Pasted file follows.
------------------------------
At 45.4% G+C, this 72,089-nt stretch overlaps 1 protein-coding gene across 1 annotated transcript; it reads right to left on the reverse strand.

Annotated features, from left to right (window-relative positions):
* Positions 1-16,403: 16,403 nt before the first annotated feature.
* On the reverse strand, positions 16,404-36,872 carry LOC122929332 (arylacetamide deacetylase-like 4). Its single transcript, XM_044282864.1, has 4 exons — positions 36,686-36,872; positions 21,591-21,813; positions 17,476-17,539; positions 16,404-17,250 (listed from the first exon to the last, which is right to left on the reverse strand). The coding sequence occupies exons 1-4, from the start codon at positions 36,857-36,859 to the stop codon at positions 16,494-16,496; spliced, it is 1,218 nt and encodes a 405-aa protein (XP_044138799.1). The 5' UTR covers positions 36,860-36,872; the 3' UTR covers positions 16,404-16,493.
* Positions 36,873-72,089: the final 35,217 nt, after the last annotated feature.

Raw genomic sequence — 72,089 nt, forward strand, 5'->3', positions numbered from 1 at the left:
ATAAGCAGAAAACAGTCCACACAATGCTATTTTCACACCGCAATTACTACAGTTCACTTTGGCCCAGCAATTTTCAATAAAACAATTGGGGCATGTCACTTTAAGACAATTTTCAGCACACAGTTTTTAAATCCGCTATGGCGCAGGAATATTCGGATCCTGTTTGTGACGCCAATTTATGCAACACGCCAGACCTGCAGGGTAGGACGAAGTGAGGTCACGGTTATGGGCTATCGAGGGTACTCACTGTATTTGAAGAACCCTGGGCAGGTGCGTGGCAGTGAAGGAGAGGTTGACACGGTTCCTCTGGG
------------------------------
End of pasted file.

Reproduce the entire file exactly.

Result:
At 45.4% G+C, this 72,089-nt stretch overlaps 1 protein-coding gene across 1 annotated transcript; it reads right to left on the reverse strand.

Annotated features, from left to right (window-relative positions):
* Positions 1-16,403: 16,403 nt before the first annotated feature.
* On the reverse strand, positions 16,404-36,872 carry LOC122929332 (arylacetamide deacetylase-like 4). Its single transcript, XM_044282864.1, has 4 exons — positions 36,686-36,872; positions 21,591-21,813; positions 17,476-17,539; positions 16,404-17,250 (listed from the first exon to the last, which is right to left on the reverse strand). The coding sequence occupies exons 1-4, from the start codon at positions 36,857-36,859 to the stop codon at positions 16,494-16,496; spliced, it is 1,218 nt and encodes a 405-aa protein (XP_044138799.1). The 5' UTR covers positions 36,860-36,872; the 3' UTR covers positions 16,404-16,493.
* Positions 36,873-72,089: the final 35,217 nt, after the last annotated feature.

Raw genomic sequence — 72,089 nt, forward strand, 5'->3', positions numbered from 1 at the left:
ATAAGCAGAAAACAGTCCACACAATGCTATTTTCACACCGCAATTACTACAGTTCACTTTGGCCCAGCAATTTTCAATAAAACAATTGGGGCATGTCACTTTAAGACAATTTTCAGCACACAGTTTTTAAATCCGCTATGGCGCAGGAATATTCGGATCCTGTTTGTGACGCCAATTTATGCAACACGCCAGACCTGCAGGGTAGGACGAAGTGAGGTCACGGTTATGGGCTATCGAGGGTACTCACTGTATTTGAAGAACCCTGGGCAGGTGCGTGGCAGTGAAGGAGAGGTTGACACGGTTCCTCTGGG